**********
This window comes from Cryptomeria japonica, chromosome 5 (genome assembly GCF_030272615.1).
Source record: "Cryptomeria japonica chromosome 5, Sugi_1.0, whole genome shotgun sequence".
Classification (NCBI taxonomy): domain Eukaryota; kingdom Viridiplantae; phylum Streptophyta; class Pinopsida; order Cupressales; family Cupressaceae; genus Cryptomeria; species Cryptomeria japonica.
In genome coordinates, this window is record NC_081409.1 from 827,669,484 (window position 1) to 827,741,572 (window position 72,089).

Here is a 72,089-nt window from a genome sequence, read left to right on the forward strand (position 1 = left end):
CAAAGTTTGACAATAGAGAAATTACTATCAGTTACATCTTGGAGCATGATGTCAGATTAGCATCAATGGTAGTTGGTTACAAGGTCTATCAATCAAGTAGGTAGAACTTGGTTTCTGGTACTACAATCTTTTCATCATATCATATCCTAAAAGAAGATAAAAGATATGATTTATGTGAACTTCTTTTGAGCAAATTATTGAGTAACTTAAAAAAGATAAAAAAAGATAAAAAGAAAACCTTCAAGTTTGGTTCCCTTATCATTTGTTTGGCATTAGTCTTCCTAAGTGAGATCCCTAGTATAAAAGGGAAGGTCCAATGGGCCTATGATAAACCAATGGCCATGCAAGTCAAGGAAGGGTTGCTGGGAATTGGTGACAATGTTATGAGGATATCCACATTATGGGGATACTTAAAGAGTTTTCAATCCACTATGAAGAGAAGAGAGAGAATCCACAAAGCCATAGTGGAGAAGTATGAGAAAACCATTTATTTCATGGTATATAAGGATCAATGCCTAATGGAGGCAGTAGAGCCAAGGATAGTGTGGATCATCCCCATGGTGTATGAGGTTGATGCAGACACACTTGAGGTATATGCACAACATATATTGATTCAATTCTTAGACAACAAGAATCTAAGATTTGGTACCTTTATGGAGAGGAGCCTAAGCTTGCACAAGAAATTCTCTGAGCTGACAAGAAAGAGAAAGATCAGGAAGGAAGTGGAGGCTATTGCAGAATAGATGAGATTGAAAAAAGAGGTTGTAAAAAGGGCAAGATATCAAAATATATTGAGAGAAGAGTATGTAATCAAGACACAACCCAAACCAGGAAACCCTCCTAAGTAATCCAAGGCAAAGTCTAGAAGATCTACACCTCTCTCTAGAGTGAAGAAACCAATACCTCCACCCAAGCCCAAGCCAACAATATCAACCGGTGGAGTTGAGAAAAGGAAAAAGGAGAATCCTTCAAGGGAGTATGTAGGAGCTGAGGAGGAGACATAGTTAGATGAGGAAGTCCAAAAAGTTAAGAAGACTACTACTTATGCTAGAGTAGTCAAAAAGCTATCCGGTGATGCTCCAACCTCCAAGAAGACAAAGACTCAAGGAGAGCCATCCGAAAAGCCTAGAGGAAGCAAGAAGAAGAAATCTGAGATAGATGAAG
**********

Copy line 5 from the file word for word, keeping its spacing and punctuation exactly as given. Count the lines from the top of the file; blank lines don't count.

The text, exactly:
Here is a 72,089-nt window from a genome sequence, read left to right on the forward strand (position 1 = left end):